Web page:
There must be many old-timers like me who are dismayed at the headlines regarding deficits in pension funds bringing about collapse of companies and losses of employment.
I am referring to Chris O’Brien’s article in the January/February issue of The Actuary.
There must be many old-timers like me who are dismayed at the headlines regarding deficits in pension funds bringing about collapse of companies and losses of employment. Regulations imposing guarantees of the impossible seem to be the root of the problem, and the disappearance of what was once the best pensions provision in the world, the result.
Admission to membership of a defined benefit scheme involves a term covering several decades, during which all kinds of events and trends affecting assets and liabilities will occur, and guarantees (even of death and taxes) cannot be relied upon. If there is a current appetite for a return to realism in assessing the capacity of pension funds it must be encouraged. One step in that direction is that in the Tata saga. If the press reports I've read have got it right, the finances of the pension fund have been separated from the accounts of the company. That is not the whole Tata story but it has dealt with a major blockage.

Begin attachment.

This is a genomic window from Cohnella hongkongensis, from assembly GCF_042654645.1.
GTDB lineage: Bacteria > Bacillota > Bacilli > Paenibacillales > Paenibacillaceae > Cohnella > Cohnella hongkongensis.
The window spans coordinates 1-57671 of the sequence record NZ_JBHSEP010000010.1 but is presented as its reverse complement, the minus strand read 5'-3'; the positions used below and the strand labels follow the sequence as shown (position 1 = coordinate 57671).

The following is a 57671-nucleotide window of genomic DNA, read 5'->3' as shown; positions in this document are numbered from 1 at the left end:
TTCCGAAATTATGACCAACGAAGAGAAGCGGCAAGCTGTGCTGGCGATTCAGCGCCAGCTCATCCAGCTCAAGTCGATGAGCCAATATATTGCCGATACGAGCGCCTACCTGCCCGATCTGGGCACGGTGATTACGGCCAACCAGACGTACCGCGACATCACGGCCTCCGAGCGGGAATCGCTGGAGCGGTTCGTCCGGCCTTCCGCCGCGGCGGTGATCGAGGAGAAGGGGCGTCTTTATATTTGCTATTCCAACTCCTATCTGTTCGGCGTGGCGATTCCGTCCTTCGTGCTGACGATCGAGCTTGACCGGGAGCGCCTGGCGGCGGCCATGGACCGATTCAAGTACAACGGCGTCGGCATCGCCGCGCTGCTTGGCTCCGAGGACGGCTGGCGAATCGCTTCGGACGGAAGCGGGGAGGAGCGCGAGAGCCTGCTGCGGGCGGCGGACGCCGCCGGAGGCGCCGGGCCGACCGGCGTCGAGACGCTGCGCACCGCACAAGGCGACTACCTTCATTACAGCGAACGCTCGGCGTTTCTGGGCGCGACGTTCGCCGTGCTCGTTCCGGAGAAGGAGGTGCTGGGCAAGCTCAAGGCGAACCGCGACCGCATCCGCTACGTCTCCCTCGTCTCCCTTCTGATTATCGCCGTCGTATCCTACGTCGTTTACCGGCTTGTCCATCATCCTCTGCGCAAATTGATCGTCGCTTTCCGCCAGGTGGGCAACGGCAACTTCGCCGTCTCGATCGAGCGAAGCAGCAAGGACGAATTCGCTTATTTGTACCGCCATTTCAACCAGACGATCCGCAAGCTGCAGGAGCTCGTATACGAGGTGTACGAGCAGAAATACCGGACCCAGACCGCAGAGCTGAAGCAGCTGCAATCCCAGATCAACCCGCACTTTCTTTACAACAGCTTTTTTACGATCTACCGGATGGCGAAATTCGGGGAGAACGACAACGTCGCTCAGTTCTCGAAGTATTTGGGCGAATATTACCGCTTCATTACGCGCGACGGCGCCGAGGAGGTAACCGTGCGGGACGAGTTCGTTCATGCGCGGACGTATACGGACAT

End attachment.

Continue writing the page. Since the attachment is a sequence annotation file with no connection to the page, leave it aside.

A move back to basics must recognise that the primary liability of a pension fund is to pay benefits as a stream of income to beneficiaries, and its asset is the receipt of income as a stream of contributions from employers and employees, and income from investments. So far as possible, this reality should be preserved in the periodic valuations that guide the trustees in measuring the adequacy of the accumulated funds and the current contributions. Market prices of assets are relevant only at the point of purchase or sale, for example when the net cash flow is positive or negative.
To produce figures in a form acceptable to the arithmeticians, discounting is needed only of the future gaps between cashflow out and cashflow in, the merits of different types and grades of assets having been built into the projections of income. The use of differing rates in valuing assets and liabilities is illogical and introduces a distortion.